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Police seek review of Tesco Metro's premises licence in Durham City

Posted 04/04/14

Tesco Metro in the Market Place, Durham City has today (Friday 4th April) been served with an application by Durham Constabulary seeking the review of its premises licence. The application alleges two recent sales of alcohol to a 16 year old test purchaser during a test purchase operation.

The test purchase sales are alleged to have taken place on the 8th and 15th March, involving a 16 year old volunteer and a plain clothed police officer, with both sales recorded on covert cameras.

On the first sale the Police state the test purchaser was able to buy a bottle of Blossom Hill wine (9.5 abv) without any challenge. On the second occasion the Police state the test purchaser was able to buy a bottle of Macon Chardonnay wine (abv 12.5%).

The test purchase visits were part of Operation Cub, a joint operation between Durham Police and Durham County Council.

Mike Barton, Chief Constable of Durham Police said: “As police officers, we see the damaging effects of people drinking alcohol on a daily basis. We also see the dangerous effect it has on young people and reducing this impact is a key priority in Durham.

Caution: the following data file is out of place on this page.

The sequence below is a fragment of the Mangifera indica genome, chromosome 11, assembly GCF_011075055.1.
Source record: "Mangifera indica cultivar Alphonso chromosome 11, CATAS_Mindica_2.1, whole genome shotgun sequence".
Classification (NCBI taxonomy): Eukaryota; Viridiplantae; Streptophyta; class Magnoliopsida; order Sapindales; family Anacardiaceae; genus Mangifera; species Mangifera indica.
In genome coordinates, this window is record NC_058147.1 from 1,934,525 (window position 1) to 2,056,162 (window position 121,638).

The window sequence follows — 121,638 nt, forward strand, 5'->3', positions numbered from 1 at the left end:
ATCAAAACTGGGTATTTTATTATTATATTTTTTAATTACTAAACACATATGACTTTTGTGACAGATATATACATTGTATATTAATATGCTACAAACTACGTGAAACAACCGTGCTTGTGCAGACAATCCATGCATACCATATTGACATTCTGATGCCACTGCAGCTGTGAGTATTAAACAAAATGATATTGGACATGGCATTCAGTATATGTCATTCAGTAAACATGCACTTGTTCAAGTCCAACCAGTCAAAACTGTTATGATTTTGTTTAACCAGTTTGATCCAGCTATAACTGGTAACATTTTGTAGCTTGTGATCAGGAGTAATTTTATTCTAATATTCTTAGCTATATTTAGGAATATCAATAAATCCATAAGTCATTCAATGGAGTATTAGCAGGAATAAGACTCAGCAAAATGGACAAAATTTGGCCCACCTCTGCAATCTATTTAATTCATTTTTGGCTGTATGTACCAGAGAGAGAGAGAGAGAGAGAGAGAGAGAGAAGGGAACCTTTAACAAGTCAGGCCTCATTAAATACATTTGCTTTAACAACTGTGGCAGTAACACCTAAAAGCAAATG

“We need to ensure that young people are not able to purchase alcohol and that licensed premises do all they can to prevent the sale of alcohol to minors – those that do need to understand that it won’t be tolerated.”

County Durham Police and Crime Commissioner Ron Hogg said: “Operation Cub demonstrates how collaborative working between the police and the local authority here in Durham is working to reduce underage drinking and to protect young people from harm.

“A 16 year old shouldn’t be able to purchase alcohol here in Durham, or anywhere else for that matter. I hope that this sends out a clear message that licensing laws need to be adhered to.”

Colin Shevills, Director of Balance, the North East Alcohol Office, added: “We welcome the continued joint effort between Durham Police and Durham County Council. It is frustrating that these laws are in place to protect young people, yet they need to be policed. Supermarkets need to start taking more responsibility.

“Alcohol can have an immediate effect on our children’s health and it can also have an impact on our children’s safety by making them vulnerable to their own poor decisions and the bad intentions of others.

“Here in the North East we already suffer at the hands of alcohol in this region, with the highest rate of under 18 alcohol-specific hospital admissions and the highest rate of under-18s in alcohol treatment. One of the main problems we face is that alcohol has become a normal part of our society. This is driven by alcohol that is too cheap, too widely available and too heavily promoted.”